Guest Post: Why should New Zealand be concerned about Russia?

A guest post by William Hall:

As the situation unfolds between the Russian Federation and Ukraine, many Kiwis may not think itImage to be top of mind, as COVID and Protests take centre stage for the media we are of course concerned about what is happening within our borders, rather than Eastern Europe. But it is something we should be seriously concerned about, due to and Russia’s mutual friend, China.

For Russia, the tactics they are using today are nothing new, the Kremlin’s little green men have entered the territory of other post-soviet states many times before and have not left. We have seen this from Vladimir Putin in Chechnya (1999), In the Georgian regions of South Ossetia and Abkhazia (2008) and more recent history the Crimean peninsular, from and now in Donetsk and Luhansk in the East.

Putin spent over an hour on Russian Television looking to rewrite history, telling people that the people inhabit what is historically known as Novorossiya (New Russia) should and must be returned to the motherland. Putin has by sending peacekeeping forces into a region of the former Soviet Union that he believes should rightfully be a part of the Russian Federation has started a war.

Now for New Zealand other than following the United Kingdom and the United States on implementing sanctions. That’s about as far as the current government can go in condemning the actions of Vladimir Putin. But New Zealand should be looking towards China to see how they are reacting to the current crisis in Ukrainian and to learn how better to react.

China has been investigating opening a marine reserve in the South Pacific nation of Kiribati that would be able to double as a naval base. Vanuatu has had to deny Chinese plans surrounding the opening of Naval bases in the island nation. All while the Western world spent the majority of 2021 concerned around Chinese military operations around Taiwan. All of this sounds very similar to the build-up of Russian troops over the past few months around Ukraine. In Belarus, Transnistria andImage along Russia’s border with troops and forward bases were opened and moved into position, to project a sense of power and fear across the globe. China’s work in the Pacific and the South China Sea about building military insulations is an exact mirror to what we have seen from Russia.

On the 22nd of February, said that “This is plainly in breach of international law. It is a flagrant violation of the sovereignty and integrity of Ukraine.” The strongest measure that the West is willing to use to deal with this crisis is sanctioning Russian exports, banking and Oligarchs. Even Biden’s biggest threat of removing Russia from Swift was hardly a major deterrent. Only on the 18th of February, did the Russian Finance Ministry submit legislative proposals on Cryptocurrency. Further moving away from Western institutions.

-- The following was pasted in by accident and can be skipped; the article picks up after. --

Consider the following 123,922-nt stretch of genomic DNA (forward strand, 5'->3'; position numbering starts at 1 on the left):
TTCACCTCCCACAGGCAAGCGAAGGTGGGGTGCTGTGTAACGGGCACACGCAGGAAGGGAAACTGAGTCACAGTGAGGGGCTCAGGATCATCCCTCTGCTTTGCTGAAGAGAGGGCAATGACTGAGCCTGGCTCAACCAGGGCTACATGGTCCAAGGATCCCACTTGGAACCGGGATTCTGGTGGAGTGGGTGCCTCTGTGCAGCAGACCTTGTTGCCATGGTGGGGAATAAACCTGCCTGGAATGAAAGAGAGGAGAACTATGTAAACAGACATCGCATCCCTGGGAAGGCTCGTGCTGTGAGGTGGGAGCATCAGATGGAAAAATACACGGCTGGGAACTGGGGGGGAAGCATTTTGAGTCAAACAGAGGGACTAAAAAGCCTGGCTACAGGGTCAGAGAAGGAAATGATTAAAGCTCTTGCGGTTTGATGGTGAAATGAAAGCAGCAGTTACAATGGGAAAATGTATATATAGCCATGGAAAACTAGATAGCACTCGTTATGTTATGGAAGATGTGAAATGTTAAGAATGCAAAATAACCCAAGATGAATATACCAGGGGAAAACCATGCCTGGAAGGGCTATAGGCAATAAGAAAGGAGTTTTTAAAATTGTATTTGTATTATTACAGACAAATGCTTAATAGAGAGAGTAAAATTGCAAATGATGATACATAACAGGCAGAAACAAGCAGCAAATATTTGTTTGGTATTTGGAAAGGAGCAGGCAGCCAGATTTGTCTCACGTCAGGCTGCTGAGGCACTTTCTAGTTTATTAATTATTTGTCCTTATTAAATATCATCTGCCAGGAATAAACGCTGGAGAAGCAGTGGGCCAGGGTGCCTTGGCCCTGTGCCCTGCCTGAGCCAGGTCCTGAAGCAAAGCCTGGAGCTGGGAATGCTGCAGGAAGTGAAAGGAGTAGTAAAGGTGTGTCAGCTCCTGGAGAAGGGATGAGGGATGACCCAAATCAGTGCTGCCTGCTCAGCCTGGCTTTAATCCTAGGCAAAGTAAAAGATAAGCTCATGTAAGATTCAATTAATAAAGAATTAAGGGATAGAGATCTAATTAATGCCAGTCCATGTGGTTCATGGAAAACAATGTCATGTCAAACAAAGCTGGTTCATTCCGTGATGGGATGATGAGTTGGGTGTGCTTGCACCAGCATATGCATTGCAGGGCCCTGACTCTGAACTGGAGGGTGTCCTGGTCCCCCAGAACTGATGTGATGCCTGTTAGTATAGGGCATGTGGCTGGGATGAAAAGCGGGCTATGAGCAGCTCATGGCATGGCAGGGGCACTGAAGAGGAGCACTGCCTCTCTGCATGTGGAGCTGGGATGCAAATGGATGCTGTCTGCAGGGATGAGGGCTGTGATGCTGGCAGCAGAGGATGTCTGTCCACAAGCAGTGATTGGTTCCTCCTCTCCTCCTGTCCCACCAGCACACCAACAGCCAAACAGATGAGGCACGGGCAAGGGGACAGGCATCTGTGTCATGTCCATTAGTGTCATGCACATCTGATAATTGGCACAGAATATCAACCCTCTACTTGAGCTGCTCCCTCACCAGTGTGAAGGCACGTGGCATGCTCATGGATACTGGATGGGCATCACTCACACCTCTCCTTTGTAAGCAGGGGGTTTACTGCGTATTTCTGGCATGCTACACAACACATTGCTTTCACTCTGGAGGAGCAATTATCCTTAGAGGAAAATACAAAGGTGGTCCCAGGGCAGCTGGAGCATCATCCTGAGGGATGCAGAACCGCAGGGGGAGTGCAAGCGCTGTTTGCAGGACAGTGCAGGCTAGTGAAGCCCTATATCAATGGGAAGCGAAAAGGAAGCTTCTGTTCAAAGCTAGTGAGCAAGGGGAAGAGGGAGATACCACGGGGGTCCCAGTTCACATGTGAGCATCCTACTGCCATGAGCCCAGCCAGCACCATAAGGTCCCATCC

Along with hurting Russia financially, the West has also tried to arm the Ukrainian armed forces with weapons, such as antitank and antiaircraft missiles. However, for the German government, a nation that had half of its living under Russian control for 45 years. They decided to send a handful of helmets to the Ukrainian people, 5,000 in total. As the fresh-faced German Chancellor Olaf Scholz navigates his way around running the heart of European democracy and a worsening energy crisis at home, all while the new Nord Stream 2 lays dormant under the Black Sea.

The West’s continued appeasement of Putin’s Russia has emboldened him to continue to take bites out of Russia and the Soviet Union’s former colonies. Showing the widening instabilities between the European Union, United Kingdom and the United States in the post-COVID age. Weak leadership in the US, Germany and UK have greatly contributed to Russia’s hand.

So if America and Britain won’t militarily protect Europes second-largest nation then why wouldn’t Putin take what he wants. The precedent continues to be set, as it was with Crimea, South Ossetia and Abkhazia. So for a China that economically giants over Russia and is soon to be the globe’s largest economy, understanding their weaknesses is strategically important.

However, there are differences, for Russia the territories it has so far taken are different to China’s relationship with Taiwan. Russia’s interest is with regions that are ethnically Russian and on the whole, wish to rejoin Russia under Putin, whether as a part of the Federation or as an independent de facto state.

For Taiwan, although the wishes to rejoin China, they do not want to join a nation under communist rule. In Taiwan’s favour, it has the Taiwan Relations Act that requires the to enable Taiwan to defend itself from any outside aggression. This would mean any conflict China would like to declare on Taiwan would be one fort with the latest US military hardware, Unlikely the Ukrainian armed forces which are mostly using outdated soviet equipment.

New Zealand needs to view what is happening right now in as a possibility for what could happen in the Asia Pacific. Just as Europe relies heavily on Russia, New Zealand relies heavily on China. Could our government choose between our economy and another nation several hours away by plane’s economy? How do we sanction our largest trading partner?

It was only back in 2018 when Prime Minister Jacinda Ardern and her then-deputy Winston Peters announced continuing the suspension of negotiations around the FTA with the Russia-Belarus-Kazakhstan customs union over the poising in the British city of Salisbury. The western alliances have spent 20 years appeasing Russia, waiting for wide enough gaps in breaking international law to enable civil services to negotiate with the largest country in the world. A nation that has repeatedly broken international law and yet our short memories enable to forget the suffering that has already occurred.

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